Format

Send to

Choose Destination
Am J Phys Anthropol. 2009 Dec;140(4):751-8. doi: 10.1002/ajpa.21040.

Tubers as fallback foods and their impact on Hadza hunter-gatherers.

Author information

1
Department of Anthropology, Florida State University, Tallahassee, FL 32306, USA. fmarlowe@fsu.edu

Abstract

The Hadza are hunter-gatherers in Tanzania. Their diet can be conveniently categorized into five main categories: tubers, berries, meat, baobab, and honey. We showed the Hadza photos of these foods and asked them to rank them in order of preference. Honey was ranked the highest. Tubers, as expected from their low caloric value, were ranked lowest. Given that tubers are least preferred, we used kilograms of tubers arriving in camp across the year as a minimum estimate of their availability. Tubers fit the definition of fallback foods because they are the most continuously available but least preferred foods. Tubers are more often taken when berries are least available. We examined the impact of all foods by assessing variation in adult body mass index (BMI) and percent body fat (%BF) in relation to amount of foods arriving in camp. We found, controlling for region and season, women of reproductive age had a higher %BF in camps where more meat was acquired and a lower %BF where more tubers were taken. We discuss the implications of these results for the Hadza. We also discuss the importance of tubers in human evolution.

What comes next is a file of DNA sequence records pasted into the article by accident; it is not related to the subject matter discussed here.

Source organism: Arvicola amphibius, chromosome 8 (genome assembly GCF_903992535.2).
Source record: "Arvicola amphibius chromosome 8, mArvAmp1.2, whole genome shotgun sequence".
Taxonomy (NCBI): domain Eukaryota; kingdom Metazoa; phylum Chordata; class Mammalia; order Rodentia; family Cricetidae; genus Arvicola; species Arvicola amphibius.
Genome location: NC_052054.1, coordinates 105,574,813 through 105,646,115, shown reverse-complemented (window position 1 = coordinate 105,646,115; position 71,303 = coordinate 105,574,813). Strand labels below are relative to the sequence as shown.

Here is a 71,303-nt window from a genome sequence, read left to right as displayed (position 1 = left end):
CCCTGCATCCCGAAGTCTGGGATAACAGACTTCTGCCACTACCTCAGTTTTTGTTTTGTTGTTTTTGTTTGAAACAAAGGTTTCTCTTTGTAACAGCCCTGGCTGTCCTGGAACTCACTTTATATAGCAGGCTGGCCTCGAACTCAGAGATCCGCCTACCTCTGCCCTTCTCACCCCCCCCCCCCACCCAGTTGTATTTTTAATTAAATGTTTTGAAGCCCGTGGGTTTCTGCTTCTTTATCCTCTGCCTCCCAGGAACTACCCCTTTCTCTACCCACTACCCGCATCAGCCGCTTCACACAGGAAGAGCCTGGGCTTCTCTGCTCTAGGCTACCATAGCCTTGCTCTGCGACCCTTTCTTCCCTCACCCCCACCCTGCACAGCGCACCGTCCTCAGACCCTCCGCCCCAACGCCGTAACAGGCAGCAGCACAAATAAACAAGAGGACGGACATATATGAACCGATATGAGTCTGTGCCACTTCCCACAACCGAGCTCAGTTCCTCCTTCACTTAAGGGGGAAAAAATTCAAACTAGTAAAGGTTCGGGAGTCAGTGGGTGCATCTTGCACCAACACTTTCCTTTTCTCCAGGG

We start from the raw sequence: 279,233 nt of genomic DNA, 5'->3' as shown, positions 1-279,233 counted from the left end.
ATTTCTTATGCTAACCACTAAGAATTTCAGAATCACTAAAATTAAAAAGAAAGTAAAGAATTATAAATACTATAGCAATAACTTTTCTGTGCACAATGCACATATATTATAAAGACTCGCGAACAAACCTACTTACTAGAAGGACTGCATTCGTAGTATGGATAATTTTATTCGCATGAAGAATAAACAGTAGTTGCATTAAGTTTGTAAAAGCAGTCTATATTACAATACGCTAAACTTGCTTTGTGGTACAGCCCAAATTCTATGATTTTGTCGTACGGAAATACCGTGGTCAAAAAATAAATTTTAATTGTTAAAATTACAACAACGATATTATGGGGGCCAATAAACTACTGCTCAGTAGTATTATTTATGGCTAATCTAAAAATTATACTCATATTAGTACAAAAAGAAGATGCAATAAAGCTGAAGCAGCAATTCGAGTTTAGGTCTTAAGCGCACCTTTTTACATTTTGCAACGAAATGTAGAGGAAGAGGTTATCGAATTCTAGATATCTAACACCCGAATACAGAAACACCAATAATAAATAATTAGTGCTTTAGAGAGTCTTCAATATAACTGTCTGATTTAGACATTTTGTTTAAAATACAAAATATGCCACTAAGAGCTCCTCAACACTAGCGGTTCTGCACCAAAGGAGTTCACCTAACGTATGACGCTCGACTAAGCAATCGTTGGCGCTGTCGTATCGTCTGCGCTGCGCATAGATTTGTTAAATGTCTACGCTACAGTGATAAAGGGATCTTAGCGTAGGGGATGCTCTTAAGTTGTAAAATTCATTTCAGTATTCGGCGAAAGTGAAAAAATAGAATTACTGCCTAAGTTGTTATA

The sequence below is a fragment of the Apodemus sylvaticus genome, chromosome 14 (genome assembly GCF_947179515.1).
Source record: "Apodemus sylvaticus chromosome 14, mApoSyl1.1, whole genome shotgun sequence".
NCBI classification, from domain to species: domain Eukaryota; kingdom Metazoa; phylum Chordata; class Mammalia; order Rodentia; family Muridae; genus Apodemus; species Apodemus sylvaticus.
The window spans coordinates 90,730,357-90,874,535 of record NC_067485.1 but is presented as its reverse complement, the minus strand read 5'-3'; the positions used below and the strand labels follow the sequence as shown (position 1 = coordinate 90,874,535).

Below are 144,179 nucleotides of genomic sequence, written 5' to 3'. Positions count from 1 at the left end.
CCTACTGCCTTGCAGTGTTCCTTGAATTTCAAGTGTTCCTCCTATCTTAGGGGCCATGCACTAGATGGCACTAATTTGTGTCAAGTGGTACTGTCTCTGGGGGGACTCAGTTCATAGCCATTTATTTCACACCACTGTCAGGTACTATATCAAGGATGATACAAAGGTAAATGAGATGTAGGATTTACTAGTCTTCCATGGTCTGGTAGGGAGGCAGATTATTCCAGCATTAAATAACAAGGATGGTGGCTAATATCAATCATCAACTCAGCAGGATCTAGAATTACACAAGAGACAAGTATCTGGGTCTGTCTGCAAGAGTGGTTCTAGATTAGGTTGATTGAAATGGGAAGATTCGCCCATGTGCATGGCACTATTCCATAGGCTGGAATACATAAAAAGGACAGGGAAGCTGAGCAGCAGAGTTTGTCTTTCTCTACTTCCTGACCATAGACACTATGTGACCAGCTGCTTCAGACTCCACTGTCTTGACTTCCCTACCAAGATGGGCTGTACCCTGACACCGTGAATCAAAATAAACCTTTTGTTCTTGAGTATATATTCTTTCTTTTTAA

PMID:
19350623
DOI:
10.1002/ajpa.21040
[Indexed for MEDLINE]

Supplemental Content

Full text links

Icon for Wiley
Loading ...
Support Center